Throughout the 100s of people I’ve taught about podcasting over the years, I’ve discovered there’s always a concern. No matter how fired up that person is, no matter how fired up YOU are about Podcasting, there’s always a niggling doubt or two.
Sometimes it’s equipment: “I’m just not a techie!” And sometimes it’s confidence: “I hate my voice…” But, much more often than not, it’s money: “How much is this podcasting caper going to cost?”
I get it, and I’ve wondered the same thing in the past! If you’re looking to spend money on setting up your show – whether it’s equipment, whether it’s one of our courses, or whether it’s having your show edited and published for you – you need to know how much it’ll be in advance, so you can figure out if it’s worth the investment.
So, before you put that money down, before you blow the entire marketing budget, let’s look at how much this is going to be, in the end.
Are You Hobby or Business?
Before I dive in, though, let’s look at the target, because I know two different groups will be reading this.
First are the hobbyists. If that’s you, you’re just looking for an idea of cost so you know if you can afford it. That’s fine, I’ll answer all of your questions in just a moment.
But second, are the businesses, or anyone that wants to make money out of their podcast. If that’s you, then not only do you need the cost, but you need the return you’re going to get on it. Ie. is it worth it?
Don’t worry, that’s coming too. As soon as it’s ready, this link will go live: The Return on Investment of Podcasting.
What You Need to Start a Podcast
Let’s start out with what you need. What are the components of podcasting? This covers the parts you’ll need, and the types of people that would jump in at each level. Once we’ve covered this, we’ll reach the actual costs in the next section.
Here are the components we’ll discuss:
- Equipment – from microphones to recorders
- Software – from media hosting to editing packages
- Cover art – graphic design to represent your show
- Music and FX – sound design to represent your show
Let’s see what each of these components looks like at the various levels of podcasting.
The Bare Minimum
The very minimum you require to podcast is a microphone to record some audio, a podcast hosting account to deliver it to the world and some very basic, home-made cover art. This is assuming that you already have a computer to record it on, and then upload to your host, of course.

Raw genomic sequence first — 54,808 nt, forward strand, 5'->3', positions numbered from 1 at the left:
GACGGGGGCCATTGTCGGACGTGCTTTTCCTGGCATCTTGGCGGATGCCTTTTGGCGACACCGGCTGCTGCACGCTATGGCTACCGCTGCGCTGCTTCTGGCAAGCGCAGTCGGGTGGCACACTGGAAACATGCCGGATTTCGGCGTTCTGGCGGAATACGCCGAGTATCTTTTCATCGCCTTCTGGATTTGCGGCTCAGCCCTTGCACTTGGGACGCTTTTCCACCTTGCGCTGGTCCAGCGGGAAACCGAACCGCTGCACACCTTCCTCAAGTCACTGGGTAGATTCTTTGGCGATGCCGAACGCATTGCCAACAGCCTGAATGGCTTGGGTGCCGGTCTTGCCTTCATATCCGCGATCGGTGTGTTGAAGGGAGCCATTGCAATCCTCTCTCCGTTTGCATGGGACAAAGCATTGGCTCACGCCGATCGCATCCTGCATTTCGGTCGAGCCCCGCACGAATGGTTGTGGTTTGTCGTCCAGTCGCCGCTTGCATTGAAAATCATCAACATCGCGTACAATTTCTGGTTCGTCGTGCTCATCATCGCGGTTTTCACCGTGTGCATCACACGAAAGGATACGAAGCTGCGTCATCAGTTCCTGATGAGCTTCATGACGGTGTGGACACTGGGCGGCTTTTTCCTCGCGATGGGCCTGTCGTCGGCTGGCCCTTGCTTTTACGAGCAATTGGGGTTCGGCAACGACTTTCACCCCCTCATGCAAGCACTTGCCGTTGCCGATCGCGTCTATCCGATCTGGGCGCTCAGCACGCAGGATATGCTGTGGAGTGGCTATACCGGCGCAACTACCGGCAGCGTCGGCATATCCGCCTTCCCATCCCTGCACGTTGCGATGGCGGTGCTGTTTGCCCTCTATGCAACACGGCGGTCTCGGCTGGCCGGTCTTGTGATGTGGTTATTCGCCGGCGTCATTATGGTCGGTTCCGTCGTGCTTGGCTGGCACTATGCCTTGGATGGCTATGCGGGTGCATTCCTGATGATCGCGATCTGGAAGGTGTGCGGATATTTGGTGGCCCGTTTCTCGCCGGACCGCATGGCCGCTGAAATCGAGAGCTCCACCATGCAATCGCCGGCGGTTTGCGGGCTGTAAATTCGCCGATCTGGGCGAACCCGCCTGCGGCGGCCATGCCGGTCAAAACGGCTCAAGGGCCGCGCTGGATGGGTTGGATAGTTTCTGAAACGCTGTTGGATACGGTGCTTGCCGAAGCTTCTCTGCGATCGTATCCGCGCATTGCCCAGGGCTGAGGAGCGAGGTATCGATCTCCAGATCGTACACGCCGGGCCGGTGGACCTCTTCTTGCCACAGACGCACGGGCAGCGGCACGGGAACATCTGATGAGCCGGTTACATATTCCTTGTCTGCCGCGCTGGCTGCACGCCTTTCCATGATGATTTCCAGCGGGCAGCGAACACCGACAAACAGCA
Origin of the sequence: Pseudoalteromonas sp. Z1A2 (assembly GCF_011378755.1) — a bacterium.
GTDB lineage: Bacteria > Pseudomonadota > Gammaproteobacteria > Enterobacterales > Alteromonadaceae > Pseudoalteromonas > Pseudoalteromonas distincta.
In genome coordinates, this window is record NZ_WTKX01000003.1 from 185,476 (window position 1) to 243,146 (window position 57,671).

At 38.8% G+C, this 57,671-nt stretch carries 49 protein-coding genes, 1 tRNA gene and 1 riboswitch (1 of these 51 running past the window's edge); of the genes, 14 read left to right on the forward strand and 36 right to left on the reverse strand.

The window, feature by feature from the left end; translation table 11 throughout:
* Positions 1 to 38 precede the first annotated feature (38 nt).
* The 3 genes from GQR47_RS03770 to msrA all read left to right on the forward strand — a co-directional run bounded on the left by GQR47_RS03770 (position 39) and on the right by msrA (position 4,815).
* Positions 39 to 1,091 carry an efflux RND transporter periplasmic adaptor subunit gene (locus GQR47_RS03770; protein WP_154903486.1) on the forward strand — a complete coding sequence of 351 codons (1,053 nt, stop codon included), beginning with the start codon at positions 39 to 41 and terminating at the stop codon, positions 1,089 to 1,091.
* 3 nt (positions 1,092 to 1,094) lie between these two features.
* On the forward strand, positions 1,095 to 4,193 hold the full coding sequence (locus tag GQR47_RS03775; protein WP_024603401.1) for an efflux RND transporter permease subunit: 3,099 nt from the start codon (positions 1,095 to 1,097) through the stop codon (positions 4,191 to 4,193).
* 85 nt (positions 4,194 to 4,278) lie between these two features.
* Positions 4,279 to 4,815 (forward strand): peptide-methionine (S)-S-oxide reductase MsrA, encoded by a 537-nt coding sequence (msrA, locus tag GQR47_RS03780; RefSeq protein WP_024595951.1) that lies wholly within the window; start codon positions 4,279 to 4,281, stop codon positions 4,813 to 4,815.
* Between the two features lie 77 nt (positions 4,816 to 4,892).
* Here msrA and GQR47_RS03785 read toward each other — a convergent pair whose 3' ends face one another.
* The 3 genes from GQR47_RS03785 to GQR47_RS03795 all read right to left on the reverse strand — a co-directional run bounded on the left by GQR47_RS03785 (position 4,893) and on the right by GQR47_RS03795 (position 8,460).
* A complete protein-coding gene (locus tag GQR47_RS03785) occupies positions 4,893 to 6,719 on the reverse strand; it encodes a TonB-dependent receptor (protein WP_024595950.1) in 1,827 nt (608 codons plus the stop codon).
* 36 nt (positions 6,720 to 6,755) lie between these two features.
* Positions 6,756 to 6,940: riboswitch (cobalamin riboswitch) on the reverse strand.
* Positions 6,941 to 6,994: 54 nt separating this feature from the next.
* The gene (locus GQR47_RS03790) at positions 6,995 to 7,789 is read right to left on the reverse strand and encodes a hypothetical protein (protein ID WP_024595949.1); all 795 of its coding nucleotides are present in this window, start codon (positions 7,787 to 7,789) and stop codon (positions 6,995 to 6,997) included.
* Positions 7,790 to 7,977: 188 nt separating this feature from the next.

The bare minimum is easily enough to start out with, and many hobby, or even business podcasts, do fine on the bare minimum for years.
I often encourage people to start out with the bare minimum and follow that approach for the first 10 episodes. For one, it keeps the complications very, very low, so you have no excuse to get episodes out regularly, building your influence and gaining practice as you go. For another, it means you can decide if you like this podcasting lark before you invest a fortune in it.
Of course, if you’re in this for business and you’re sure about your aims, or you’re a big brand already, then you might have to jump in at a higher level.
The High Quality
So, you want to do it all yourself, but you fancy some good quality equipment to make sure your message is delivered in the best way possible. Hello High Quality!
At this level, we’re going to buy two good quality microphones. You can use one, and you’ll have one spare for in-person guests or co-hosts.
You’re also going to need a digital recorder to capture the audio. This is because most pro microphones need a pro recording device, and wont work as standard with a computer. As an added benefit, it means you’re now portable and can get out to capture great quality audio at events or interview locations.
One final addition, depending on your plans, is that you might need a mixer. You’ll need that if you plan to do Skype recordings too, ie. talk to a co-host or an interviewee remotely.